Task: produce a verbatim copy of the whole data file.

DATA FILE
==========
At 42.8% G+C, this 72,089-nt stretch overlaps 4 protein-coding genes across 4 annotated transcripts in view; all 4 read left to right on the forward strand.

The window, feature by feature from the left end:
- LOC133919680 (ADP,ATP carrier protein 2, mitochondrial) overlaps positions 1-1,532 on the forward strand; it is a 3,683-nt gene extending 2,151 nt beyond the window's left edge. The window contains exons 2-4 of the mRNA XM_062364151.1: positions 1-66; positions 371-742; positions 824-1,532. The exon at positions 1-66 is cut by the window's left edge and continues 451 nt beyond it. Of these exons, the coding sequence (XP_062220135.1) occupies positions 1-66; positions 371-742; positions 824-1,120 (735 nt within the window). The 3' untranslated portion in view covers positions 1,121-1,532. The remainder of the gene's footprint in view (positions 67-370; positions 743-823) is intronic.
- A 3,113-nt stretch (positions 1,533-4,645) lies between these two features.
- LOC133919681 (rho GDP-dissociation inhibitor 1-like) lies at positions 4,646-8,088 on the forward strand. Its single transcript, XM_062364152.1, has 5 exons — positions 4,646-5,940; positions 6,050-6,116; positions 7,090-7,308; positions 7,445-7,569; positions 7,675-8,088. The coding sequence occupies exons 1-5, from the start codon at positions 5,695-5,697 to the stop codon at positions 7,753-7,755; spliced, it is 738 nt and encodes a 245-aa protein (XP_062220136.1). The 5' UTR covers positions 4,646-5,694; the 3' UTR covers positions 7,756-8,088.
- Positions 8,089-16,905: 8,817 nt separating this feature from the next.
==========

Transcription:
At 42.8% G+C, this 72,089-nt stretch overlaps 4 protein-coding genes across 4 annotated transcripts in view; all 4 read left to right on the forward strand.

The window, feature by feature from the left end:
- LOC133919680 (ADP,ATP carrier protein 2, mitochondrial) overlaps positions 1-1,532 on the forward strand; it is a 3,683-nt gene extending 2,151 nt beyond the window's left edge. The window contains exons 2-4 of the mRNA XM_062364151.1: positions 1-66; positions 371-742; positions 824-1,532. The exon at positions 1-66 is cut by the window's left edge and continues 451 nt beyond it. Of these exons, the coding sequence (XP_062220135.1) occupies positions 1-66; positions 371-742; positions 824-1,120 (735 nt within the window). The 3' untranslated portion in view covers positions 1,121-1,532. The remainder of the gene's footprint in view (positions 67-370; positions 743-823) is intronic.
- A 3,113-nt stretch (positions 1,533-4,645) lies between these two features.
- LOC133919681 (rho GDP-dissociation inhibitor 1-like) lies at positions 4,646-8,088 on the forward strand. Its single transcript, XM_062364152.1, has 5 exons — positions 4,646-5,940; positions 6,050-6,116; positions 7,090-7,308; positions 7,445-7,569; positions 7,675-8,088. The coding sequence occupies exons 1-5, from the start codon at positions 5,695-5,697 to the stop codon at positions 7,753-7,755; spliced, it is 738 nt and encodes a 245-aa protein (XP_062220136.1). The 5' UTR covers positions 4,646-5,694; the 3' UTR covers positions 7,756-8,088.
- Positions 8,089-16,905: 8,817 nt separating this feature from the next.